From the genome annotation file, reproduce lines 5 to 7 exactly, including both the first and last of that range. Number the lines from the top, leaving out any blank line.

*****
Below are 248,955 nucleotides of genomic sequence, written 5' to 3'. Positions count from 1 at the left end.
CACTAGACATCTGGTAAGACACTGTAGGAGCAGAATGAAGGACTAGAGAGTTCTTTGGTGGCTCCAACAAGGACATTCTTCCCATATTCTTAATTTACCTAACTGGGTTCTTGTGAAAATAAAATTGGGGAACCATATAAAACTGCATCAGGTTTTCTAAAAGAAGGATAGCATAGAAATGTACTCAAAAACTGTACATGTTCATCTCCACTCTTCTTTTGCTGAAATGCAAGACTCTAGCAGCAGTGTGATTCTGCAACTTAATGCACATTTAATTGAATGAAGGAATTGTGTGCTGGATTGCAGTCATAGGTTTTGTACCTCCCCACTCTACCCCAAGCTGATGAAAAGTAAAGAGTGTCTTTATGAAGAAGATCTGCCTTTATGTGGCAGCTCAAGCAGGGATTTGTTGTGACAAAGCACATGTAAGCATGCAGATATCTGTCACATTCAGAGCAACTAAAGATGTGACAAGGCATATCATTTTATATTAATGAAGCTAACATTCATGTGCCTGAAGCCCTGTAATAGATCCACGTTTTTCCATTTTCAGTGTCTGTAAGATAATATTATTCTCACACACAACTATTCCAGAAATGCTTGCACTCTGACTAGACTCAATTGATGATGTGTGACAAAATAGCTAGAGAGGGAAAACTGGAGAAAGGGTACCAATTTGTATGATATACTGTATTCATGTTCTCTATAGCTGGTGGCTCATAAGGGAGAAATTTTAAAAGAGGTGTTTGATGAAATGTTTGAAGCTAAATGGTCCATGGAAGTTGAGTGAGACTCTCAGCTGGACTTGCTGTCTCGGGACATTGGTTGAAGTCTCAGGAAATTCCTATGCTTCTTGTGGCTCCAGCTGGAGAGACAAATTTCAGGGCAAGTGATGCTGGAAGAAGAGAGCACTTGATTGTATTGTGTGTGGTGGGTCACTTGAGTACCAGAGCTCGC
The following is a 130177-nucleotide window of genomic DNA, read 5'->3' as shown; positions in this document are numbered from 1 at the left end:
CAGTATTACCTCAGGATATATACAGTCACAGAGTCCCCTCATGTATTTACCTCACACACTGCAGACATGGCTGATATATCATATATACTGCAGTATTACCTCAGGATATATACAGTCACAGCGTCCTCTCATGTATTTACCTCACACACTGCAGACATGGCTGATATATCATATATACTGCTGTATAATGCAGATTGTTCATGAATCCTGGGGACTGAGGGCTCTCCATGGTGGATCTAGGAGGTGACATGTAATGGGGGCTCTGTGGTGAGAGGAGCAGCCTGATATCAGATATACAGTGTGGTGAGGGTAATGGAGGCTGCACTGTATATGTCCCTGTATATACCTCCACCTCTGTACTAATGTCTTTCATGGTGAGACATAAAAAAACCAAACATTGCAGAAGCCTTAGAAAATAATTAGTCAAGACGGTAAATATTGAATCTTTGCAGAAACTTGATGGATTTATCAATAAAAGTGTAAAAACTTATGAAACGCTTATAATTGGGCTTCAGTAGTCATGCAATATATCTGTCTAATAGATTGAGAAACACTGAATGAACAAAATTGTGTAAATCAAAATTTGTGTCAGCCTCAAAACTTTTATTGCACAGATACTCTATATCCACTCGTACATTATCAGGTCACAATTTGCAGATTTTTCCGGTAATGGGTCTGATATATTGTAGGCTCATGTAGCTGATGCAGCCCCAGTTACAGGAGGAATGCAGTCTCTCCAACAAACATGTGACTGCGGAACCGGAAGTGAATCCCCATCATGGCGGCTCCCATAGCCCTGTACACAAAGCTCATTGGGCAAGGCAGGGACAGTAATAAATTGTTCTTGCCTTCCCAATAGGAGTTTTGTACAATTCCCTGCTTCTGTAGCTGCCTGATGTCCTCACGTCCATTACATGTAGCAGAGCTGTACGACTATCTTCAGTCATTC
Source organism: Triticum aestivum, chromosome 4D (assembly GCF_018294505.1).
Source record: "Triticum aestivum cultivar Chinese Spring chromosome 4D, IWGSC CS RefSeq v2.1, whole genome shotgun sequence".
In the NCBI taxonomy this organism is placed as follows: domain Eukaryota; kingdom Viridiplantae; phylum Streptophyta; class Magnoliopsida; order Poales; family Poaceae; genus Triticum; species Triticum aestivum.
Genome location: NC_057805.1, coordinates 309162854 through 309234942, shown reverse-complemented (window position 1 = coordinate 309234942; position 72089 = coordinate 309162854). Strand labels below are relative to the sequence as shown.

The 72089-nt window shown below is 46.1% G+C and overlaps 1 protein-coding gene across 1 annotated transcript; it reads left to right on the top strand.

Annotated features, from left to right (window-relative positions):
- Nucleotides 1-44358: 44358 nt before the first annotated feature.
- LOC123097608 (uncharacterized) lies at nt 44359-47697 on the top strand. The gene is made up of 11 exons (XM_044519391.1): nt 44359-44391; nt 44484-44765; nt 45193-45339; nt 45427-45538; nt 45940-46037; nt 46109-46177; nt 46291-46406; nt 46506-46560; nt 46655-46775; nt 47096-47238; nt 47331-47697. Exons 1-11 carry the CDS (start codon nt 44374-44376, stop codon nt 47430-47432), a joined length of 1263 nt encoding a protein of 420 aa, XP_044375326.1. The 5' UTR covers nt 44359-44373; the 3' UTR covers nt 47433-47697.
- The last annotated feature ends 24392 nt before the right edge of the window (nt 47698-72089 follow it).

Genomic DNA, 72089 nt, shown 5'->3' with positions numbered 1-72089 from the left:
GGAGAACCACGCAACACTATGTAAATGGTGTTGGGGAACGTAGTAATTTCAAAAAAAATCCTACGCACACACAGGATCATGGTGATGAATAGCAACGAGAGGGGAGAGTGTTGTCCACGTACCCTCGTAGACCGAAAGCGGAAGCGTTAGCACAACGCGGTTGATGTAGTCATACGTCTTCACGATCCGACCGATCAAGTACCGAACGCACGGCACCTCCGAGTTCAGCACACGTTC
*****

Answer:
Source organism: Triticum aestivum, chromosome 4D (assembly GCF_018294505.1).
Source record: "Triticum aestivum cultivar Chinese Spring chromosome 4D, IWGSC CS RefSeq v2.1, whole genome shotgun sequence".
In the NCBI taxonomy this organism is placed as follows: domain Eukaryota; kingdom Viridiplantae; phylum Streptophyta; class Magnoliopsida; order Poales; family Poaceae; genus Triticum; species Triticum aestivum.